Feeling 1982: Fifteen million unemployed

Another BLS employment report, more bad news.  In every month since April 2008, the U.S. unemployment rate has either risen or held steady.  It’s currently at 9.5%, the highest since late 1982, and 14.7 million people are unemployment (or 15.1 million if one uses the non-seasonally-adjusted data, i.e., the data that count the actual unemployed without filtering for seasonal fluctuations).  For adult men, the unemployment rate is an even 10%. Nonfarm payroll employment fell by 467,000, about 100,000 worse than economists had expected.

U.S. unemployment rate, 1980-2009

U.S. unemployment rate, 1980-2009

It gets worse still. Think of 5% unemployment as the benchmark, as many economists consider 5% to be the “natural” rate of unemployment, i.e., about the lowest unemployment rate that the economy can sustain without generating higher inflation.  The unemployment rate has been that low or better quite often in recent years, including about four years in 1997-2001 and about three years in 2005-2008 (click chart to see it properly).  Right now, however, 5 percent (actually 5.1%) is the long-term unemployment rate, i.e., the number of people unemployed 15 weeks or longer divided by the total labor force.

And, to mount a hobby-horse once again, these official unemployment rates minimize the extent of the problem, because they don’t include discouraged job-seekers who’ve given up looking for work (and are technically no longer part of the “labor force”) and people involuntarily working part time instead of full time.  The all-inclusive U-6 unemployment rate is now 16.5% (or 16.8% if not seasonally adjusted).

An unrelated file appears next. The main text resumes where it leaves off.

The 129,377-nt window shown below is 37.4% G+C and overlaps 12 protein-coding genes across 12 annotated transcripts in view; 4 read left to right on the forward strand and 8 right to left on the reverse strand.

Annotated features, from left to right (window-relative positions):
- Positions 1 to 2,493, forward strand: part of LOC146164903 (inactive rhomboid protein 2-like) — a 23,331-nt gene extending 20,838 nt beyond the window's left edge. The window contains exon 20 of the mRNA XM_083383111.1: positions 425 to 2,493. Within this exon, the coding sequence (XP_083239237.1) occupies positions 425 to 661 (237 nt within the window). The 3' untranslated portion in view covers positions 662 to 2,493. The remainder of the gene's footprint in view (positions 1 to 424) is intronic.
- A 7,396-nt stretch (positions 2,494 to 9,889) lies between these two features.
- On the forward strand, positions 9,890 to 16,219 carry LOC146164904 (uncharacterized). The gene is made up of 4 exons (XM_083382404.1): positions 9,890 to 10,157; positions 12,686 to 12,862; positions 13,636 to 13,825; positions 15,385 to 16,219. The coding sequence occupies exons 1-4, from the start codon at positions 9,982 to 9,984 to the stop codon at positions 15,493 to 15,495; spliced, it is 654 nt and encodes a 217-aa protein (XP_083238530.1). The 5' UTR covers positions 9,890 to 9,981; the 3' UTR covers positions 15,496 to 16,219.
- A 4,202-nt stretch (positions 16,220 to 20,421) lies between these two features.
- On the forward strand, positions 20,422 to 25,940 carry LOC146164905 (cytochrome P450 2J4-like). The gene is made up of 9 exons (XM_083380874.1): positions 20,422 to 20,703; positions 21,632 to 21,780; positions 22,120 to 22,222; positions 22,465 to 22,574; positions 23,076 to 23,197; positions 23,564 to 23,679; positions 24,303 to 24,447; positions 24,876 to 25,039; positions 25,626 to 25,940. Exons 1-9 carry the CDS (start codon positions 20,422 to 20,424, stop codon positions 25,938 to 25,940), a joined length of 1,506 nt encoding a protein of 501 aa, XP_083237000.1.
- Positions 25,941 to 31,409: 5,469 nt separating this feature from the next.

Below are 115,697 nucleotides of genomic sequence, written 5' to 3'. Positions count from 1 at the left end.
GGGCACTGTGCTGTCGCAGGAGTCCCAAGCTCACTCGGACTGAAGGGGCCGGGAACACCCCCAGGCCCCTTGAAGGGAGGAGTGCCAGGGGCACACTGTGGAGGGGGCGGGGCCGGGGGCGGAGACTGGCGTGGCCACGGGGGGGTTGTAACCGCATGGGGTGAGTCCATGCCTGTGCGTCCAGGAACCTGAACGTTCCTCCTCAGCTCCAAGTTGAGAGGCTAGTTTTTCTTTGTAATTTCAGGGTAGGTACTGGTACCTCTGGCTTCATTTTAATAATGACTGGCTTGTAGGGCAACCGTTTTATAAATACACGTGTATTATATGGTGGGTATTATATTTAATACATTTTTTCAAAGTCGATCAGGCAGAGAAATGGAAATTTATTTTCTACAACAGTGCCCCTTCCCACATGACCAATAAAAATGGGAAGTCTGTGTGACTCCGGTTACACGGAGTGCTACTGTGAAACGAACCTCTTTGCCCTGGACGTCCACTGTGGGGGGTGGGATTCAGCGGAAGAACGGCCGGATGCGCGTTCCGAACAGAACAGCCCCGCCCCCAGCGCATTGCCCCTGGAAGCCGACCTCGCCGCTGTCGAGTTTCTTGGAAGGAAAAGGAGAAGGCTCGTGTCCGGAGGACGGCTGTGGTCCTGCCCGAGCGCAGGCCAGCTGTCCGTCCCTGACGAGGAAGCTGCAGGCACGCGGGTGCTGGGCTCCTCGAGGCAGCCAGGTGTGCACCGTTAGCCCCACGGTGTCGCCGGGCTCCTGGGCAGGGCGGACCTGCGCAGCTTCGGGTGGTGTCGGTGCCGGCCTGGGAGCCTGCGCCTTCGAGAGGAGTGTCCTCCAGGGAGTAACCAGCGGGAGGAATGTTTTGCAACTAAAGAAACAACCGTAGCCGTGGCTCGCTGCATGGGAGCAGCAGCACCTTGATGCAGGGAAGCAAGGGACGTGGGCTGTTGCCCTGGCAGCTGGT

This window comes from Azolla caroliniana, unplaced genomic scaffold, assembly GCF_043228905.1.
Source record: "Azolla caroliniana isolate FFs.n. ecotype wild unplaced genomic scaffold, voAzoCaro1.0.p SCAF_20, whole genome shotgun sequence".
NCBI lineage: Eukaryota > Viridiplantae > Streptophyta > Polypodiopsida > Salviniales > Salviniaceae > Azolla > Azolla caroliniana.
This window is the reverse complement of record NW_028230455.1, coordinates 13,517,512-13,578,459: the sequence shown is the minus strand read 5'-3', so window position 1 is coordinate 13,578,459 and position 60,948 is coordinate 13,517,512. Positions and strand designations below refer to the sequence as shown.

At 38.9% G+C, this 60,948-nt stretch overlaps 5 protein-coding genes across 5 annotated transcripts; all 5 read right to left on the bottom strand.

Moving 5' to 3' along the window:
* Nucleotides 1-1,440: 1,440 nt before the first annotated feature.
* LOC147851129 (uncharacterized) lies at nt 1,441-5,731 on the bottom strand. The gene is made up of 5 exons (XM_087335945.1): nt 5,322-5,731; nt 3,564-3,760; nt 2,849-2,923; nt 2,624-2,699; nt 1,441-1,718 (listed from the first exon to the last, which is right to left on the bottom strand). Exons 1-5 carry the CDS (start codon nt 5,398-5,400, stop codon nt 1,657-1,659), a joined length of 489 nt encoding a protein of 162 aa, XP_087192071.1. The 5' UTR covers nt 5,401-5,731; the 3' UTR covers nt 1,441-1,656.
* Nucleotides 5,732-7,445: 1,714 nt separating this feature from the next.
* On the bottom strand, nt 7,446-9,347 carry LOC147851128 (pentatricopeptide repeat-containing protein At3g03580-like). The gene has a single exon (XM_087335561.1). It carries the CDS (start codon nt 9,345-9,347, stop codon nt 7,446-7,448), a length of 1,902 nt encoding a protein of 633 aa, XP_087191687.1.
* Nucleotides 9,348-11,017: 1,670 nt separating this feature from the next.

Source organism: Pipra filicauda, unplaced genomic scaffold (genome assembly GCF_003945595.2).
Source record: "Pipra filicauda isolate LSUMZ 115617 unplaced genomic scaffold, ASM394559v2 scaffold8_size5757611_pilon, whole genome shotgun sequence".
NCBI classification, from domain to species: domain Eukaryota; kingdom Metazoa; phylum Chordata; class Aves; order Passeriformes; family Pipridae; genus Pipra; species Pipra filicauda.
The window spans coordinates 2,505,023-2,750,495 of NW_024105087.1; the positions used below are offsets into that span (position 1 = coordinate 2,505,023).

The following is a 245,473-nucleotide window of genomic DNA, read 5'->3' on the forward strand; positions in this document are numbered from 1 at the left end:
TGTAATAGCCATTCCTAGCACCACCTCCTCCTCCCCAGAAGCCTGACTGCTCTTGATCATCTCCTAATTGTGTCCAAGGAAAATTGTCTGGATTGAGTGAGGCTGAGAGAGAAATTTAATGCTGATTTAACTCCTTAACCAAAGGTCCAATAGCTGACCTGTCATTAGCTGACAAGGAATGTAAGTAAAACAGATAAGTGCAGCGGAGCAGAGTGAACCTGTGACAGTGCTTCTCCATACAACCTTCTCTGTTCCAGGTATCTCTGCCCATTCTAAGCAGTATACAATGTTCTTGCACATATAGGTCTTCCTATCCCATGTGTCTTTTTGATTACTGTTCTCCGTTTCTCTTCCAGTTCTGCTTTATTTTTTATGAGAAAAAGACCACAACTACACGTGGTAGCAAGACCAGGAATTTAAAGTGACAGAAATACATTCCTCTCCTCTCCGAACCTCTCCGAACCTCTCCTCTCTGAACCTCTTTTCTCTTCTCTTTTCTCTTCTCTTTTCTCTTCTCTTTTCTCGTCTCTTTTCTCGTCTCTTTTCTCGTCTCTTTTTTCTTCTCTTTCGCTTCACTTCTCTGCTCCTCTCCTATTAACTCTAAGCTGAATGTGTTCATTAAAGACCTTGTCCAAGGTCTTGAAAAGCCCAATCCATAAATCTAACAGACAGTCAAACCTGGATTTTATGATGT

If there’s a nugget of good news in the new unemployment data, I haven’t noticed it.  But if 1982 is any guide, we might at least get some good music out of it.  After all, the wretched job market of the early ’80s gave us Bruce Springsteen’s monumental Nebraska


(this too) and Billy Bragg’s “To Have and Have Not,”

among others.  I haven’t heard a current-day equivalent, though Drive-by Truckers’ “Putting People on the Moon” (2004), from the perspective of a guy who’s felt the Silent Depression of the past three decades first hand, will do just fine.

Title inspired by a Josh Rouse song.

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2 Responses to “Feeling 1982: Fifteen million unemployed”

  1. Alex Says:

    Thanks for the tunes–from an unemployed, overqualified career jumper. It’s bleak out here, but I’m hopeful.

    (Love that Billy Bragg track, saw him perform that live in 1984 in Boston, had no idea who he was–yet–but he was the best act on a bill he opened for The Alley Cats and Echo and the Bunnymen.)

  2. Mark Says:

    Great post! Keep ’em coming. I’m a budding econ instructor and hope to use similar info for an on-line course.

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